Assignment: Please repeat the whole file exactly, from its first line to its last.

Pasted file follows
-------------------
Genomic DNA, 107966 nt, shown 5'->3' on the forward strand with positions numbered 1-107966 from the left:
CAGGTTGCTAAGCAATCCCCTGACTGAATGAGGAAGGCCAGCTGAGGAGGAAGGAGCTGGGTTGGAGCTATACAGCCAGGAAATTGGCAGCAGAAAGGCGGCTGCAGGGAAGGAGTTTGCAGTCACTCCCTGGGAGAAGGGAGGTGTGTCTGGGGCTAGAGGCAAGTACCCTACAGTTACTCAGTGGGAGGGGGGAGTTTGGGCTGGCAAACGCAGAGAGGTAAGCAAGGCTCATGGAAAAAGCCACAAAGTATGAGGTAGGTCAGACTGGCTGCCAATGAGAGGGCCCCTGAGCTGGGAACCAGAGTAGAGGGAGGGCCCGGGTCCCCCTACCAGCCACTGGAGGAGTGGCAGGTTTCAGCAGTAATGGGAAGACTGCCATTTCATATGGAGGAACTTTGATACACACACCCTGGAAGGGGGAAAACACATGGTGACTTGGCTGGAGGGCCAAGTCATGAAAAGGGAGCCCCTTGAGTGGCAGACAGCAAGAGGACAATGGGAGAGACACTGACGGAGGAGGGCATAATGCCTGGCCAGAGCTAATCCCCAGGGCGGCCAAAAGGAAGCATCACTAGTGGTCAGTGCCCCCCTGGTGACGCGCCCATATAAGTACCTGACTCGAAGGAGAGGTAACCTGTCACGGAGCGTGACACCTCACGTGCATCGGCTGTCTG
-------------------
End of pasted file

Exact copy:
Genomic DNA, 107966 nt, shown 5'->3' on the forward strand with positions numbered 1-107966 from the left:
CAGGTTGCTAAGCAATCCCCTGACTGAATGAGGAAGGCCAGCTGAGGAGGAAGGAGCTGGGTTGGAGCTATACAGCCAGGAAATTGGCAGCAGAAAGGCGGCTGCAGGGAAGGAGTTTGCAGTCACTCCCTGGGAGAAGGGAGGTGTGTCTGGGGCTAGAGGCAAGTACCCTACAGTTACTCAGTGGGAGGGGGGAGTTTGGGCTGGCAAACGCAGAGAGGTAAGCAAGGCTCATGGAAAAAGCCACAAAGTATGAGGTAGGTCAGACTGGCTGCCAATGAGAGGGCCCCTGAGCTGGGAACCAGAGTAGAGGGAGGGCCCGGGTCCCCCTACCAGCCACTGGAGGAGTGGCAGGTTTCAGCAGTAATGGGAAGACTGCCATTTCATATGGAGGAACTTTGATACACACACCCTGGAAGGGGGAAAACACATGGTGACTTGGCTGGAGGGCCAAGTCATGAAAAGGGAGCCCCTTGAGTGGCAGACAGCAAGAGGACAATGGGAGAGACACTGACGGAGGAGGGCATAATGCCTGGCCAGAGCTAATCCCCAGGGCGGCCAAAAGGAAGCATCACTAGTGGTCAGTGCCCCCCTGGTGACGCGCCCATATAAGTACCTGACTCGAAGGAGAGGTAACCTGTCACGGAGCGTGACACCTCACGTGCATCGGCTGTCTG